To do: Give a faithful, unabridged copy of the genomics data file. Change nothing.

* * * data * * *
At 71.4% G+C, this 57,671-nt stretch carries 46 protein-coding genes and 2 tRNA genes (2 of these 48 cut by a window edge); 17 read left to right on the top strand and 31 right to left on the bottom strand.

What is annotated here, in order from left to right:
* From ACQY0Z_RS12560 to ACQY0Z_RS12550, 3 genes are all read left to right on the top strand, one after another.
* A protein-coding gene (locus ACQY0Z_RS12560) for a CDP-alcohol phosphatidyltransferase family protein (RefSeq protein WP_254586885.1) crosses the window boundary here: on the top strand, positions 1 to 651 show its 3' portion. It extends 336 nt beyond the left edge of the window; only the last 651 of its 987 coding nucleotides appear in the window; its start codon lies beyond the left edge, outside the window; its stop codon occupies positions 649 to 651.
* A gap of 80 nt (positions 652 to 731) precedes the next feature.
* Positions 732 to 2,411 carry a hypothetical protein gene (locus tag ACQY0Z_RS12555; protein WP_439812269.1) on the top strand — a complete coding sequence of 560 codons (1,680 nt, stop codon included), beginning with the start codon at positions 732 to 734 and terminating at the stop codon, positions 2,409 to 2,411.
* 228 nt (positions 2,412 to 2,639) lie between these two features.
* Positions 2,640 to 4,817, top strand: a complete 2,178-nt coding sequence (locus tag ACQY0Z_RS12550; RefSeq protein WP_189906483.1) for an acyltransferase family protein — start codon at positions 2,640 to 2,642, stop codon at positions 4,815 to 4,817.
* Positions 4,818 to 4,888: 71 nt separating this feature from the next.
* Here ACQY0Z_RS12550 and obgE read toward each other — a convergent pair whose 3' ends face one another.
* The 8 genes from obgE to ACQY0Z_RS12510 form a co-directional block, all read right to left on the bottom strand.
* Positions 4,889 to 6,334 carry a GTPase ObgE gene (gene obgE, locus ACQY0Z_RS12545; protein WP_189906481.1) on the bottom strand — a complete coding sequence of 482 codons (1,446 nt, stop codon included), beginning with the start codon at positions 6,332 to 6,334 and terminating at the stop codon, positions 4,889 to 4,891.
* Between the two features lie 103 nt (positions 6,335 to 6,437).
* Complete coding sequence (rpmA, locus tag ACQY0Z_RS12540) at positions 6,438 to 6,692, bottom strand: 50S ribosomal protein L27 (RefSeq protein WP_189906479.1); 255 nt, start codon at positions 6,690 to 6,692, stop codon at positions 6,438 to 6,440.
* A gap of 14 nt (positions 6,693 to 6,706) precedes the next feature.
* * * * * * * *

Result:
At 71.4% G+C, this 57,671-nt stretch carries 46 protein-coding genes and 2 tRNA genes (2 of these 48 cut by a window edge); 17 read left to right on the top strand and 31 right to left on the bottom strand.

What is annotated here, in order from left to right:
* From ACQY0Z_RS12560 to ACQY0Z_RS12550, 3 genes are all read left to right on the top strand, one after another.
* A protein-coding gene (locus ACQY0Z_RS12560) for a CDP-alcohol phosphatidyltransferase family protein (RefSeq protein WP_254586885.1) crosses the window boundary here: on the top strand, positions 1 to 651 show its 3' portion. It extends 336 nt beyond the left edge of the window; only the last 651 of its 987 coding nucleotides appear in the window; its start codon lies beyond the left edge, outside the window; its stop codon occupies positions 649 to 651.
* A gap of 80 nt (positions 652 to 731) precedes the next feature.
* Positions 732 to 2,411 carry a hypothetical protein gene (locus tag ACQY0Z_RS12555; protein WP_439812269.1) on the top strand — a complete coding sequence of 560 codons (1,680 nt, stop codon included), beginning with the start codon at positions 732 to 734 and terminating at the stop codon, positions 2,409 to 2,411.
* 228 nt (positions 2,412 to 2,639) lie between these two features.
* Positions 2,640 to 4,817, top strand: a complete 2,178-nt coding sequence (locus tag ACQY0Z_RS12550; RefSeq protein WP_189906483.1) for an acyltransferase family protein — start codon at positions 2,640 to 2,642, stop codon at positions 4,815 to 4,817.
* Positions 4,818 to 4,888: 71 nt separating this feature from the next.
* Here ACQY0Z_RS12550 and obgE read toward each other — a convergent pair whose 3' ends face one another.
* The 8 genes from obgE to ACQY0Z_RS12510 form a co-directional block, all read right to left on the bottom strand.
* Positions 4,889 to 6,334 carry a GTPase ObgE gene (gene obgE, locus ACQY0Z_RS12545; protein WP_189906481.1) on the bottom strand — a complete coding sequence of 482 codons (1,446 nt, stop codon included), beginning with the start codon at positions 6,332 to 6,334 and terminating at the stop codon, positions 4,889 to 4,891.
* Between the two features lie 103 nt (positions 6,335 to 6,437).
* Complete coding sequence (rpmA, locus tag ACQY0Z_RS12540) at positions 6,438 to 6,692, bottom strand: 50S ribosomal protein L27 (RefSeq protein WP_189906479.1); 255 nt, start codon at positions 6,690 to 6,692, stop codon at positions 6,438 to 6,440.
* A gap of 14 nt (positions 6,693 to 6,706) precedes the next feature.